From the classroom to pit road in less than a year: Collin Hoeffner's unique path to NASCAR

CHARLOTTE, N.C. —Instead of teaching about ancient Athens and Sparta last spring, Collin Hoeffner had a different lesson plan for his sixth grade students.

Follow your dreams.

Hoeffner’s dreams sent him from a Stafford, Connecticut, classroom to NASCAR’s pit road last April. The tire specialist for Alex Bowman’s team will experience his first Daytona 500 on Sunday (2:30 p.m. ET on Fox).

MORE: Daytona 500 starting lineup

Hoeffner’s path to NASCAR started in fandom, took him to tracks in the Northeast as a driver and crew member before he gravitated toward teaching — only to return to racing after a bet and a text message.

Before he left for NASCAR, he had to say goodbye to his five middle school classes.

“We grow up going through school and there’s dreams on every wall of every elementary school that you go into,” Hoeffner told NBC Sports of his farewell address to his students.

“Follow your dreams. Do whatever you dream. … Coming down (to North Carolina) and going Cup racing was a dream for me as a kid. Then it faded into something I thought would never happen.

“I told (the students) pretty much, ‘How can I tell you to follow your dreams if I’m not going to follow mine?’”

From an early age, racing fascinated Hoeffner. He had a life-size Jeff Gordon poster on his bedroom door. He raced Legends cars, running on what he called a “shoestring budget.” Among those he competed against was Christian Eckes, who has five career Craftsman Truck Series wins, including last year’s season finale at Phoenix.

“By the time we got to the end of 2014, all I could think about was how am I going to beat this guy next week?” Hoeffner said of Eckes.

The following year, Hoeffner’s dad told him he had to go to college upon graduating from high school.

Hoeffner’s plan was to attend the NASCAR Technical Institute in Mooresville, North Carolina, but his dad didn’t believe a NASCAR career was the best option at the time. So Hoeffner went to college at SUNY-Oswego.

While Hoeffner’s driving career also was sidelined, he continued to work for a modified team. That team stopped racing in 2016 and although Hoeffner was in college, he got a job working for former Cup team owner Tommy Baldwin’s modified operation.

Collin Hoeffner at car.jpg
Collin Hoeffner at car.jpg

Hoeffner went to graduate school at SUNY-Oswego, studying adolescent education. He had studied history and criminal justice as an undergrad but as he looked to a career, he thought back to those who had impacted him the most.

“Teachers were really an integral part of my life when I was younger,” Hoeffner said. “I was a really good student in the classroom. When I got home, I was not doing homework. My mind was off on other things or we were in the garage.

“I would lie to my dad (about doing homework) so I could spend a few more hours in the shop. That landed me in a lot of hot water. But there were teachers that I had from sixth grade all the way through 12th that I look back on it and these people really impacted my life in some way, shape or form, whether it was to get me to think differently about the world and what I’m going to do in the future, or instilling personal responsibility in myself.”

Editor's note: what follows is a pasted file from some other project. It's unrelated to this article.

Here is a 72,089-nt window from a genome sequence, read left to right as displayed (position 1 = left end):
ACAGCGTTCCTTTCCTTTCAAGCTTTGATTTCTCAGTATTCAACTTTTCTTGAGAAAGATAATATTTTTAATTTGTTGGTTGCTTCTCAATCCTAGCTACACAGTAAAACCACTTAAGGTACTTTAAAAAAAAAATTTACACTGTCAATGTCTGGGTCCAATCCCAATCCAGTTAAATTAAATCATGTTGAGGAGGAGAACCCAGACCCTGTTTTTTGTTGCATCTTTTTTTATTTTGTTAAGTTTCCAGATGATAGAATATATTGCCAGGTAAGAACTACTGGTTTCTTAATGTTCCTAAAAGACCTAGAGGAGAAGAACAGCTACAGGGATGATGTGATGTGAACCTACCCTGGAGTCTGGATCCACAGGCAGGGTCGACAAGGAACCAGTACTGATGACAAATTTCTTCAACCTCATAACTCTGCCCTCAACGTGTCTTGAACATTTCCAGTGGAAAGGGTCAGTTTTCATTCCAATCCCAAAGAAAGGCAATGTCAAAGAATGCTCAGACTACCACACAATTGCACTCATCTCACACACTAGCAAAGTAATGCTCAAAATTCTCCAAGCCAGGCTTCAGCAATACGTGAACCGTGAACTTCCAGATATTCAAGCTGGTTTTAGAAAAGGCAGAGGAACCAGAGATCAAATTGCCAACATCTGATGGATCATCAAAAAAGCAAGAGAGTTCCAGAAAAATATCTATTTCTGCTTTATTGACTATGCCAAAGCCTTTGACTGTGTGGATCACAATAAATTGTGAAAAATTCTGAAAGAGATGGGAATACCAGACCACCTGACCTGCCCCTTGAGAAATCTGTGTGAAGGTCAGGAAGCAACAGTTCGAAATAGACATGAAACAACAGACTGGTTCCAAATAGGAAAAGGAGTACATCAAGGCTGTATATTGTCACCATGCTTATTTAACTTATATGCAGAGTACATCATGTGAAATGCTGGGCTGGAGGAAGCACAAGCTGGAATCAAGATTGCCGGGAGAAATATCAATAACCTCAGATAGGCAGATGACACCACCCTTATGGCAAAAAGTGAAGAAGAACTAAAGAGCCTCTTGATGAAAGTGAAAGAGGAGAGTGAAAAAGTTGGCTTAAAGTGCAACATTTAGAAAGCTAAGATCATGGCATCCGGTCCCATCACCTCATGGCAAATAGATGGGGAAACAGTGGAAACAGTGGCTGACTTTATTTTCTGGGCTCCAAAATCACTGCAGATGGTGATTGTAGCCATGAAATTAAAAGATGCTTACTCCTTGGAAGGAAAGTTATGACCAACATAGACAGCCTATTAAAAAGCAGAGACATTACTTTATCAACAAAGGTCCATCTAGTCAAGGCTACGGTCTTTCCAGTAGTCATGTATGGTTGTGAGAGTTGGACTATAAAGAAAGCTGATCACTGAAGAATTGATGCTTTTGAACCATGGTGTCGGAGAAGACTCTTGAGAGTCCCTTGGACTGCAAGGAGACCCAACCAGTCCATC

A teaching career also would allow him to have his summers free to focus on racing. That was the path he chose.

After spending two years as a substitute teacher in Syracuse, New York, he looked for a job in the Stafford, Connecticut school district in October 2022, so he could be close to Stafford Motor Speedway and continue to work with race teams there.

He took a week off in February 2023 to help a modified team compete in the Daytona Beach, Florida, area. While there, he was at a karting track in Orlando when a friend noted that Trackhouse Racing was hiring a crew member to be on the road crew for one of its Cup teams.

Hoeffner was convinced to reach out to Travis Mack, then crew chief for Daniel Suarez’s team. Hoeffner bet a friend $10 he would not get a response to the text he sent Mack since it was the day before last year’s Daytona 500.

Eighty-three minutes later, Mack responded.

Collin Hoeffner text message.jpg
Collin Hoeffner text message.jpg

They traded texts and Mack asked if Hoeffner had a resume. All Hoeffner had was his teaching resume. He wrote out his racing resume while on a picnic bench at that karting track and sent it.

The next day, Hoeffner was in the Daytona airport, located just beyond the backstretch of Daytona International Speedway, to return to Connecticut. He saw the U.S. Air Force Thunderbirds take off for the Daytona 500 pre-race flyover before his plane left.

A few weeks later, Hoeffner was hired as a tire specialist/interior specialist for Suarez’s team. Hoeffner joined Hendrick Motorsports after the season, joining the organization of his favorite driver, Gordon. On his first day at Hendrick in early December, the first person Hoeffner saw was NASCAR Hall of Famer Chad Knaus.

“I stood up straight immediately and my eyes widened,” Hoeffner said of the meeting.

Knaus shook his hand and introduced himself. Hoeffner admits he momentarily stuttered in shock at the encounter before responding with his name.

Now, less than a year after teaching social studies, Hoeffner has the chance to be on a winning Daytona 500 team — in his first attempt.

“It has a very great potential to be incredible for a lot of reasons and (winning it) being one of them ,” Hoeffner said. “This is an opportunity for something a lot bigger than just my first win on the team in NASCAR, it’s bigger for Hendrick Motorsports as a whole.”

Before he gets that chance, he’ll stand on pit road with the rest of the No. 48 team for the pre-race ceremonies and soak in his first Daytona 500.

This time, he’ll see the flyover.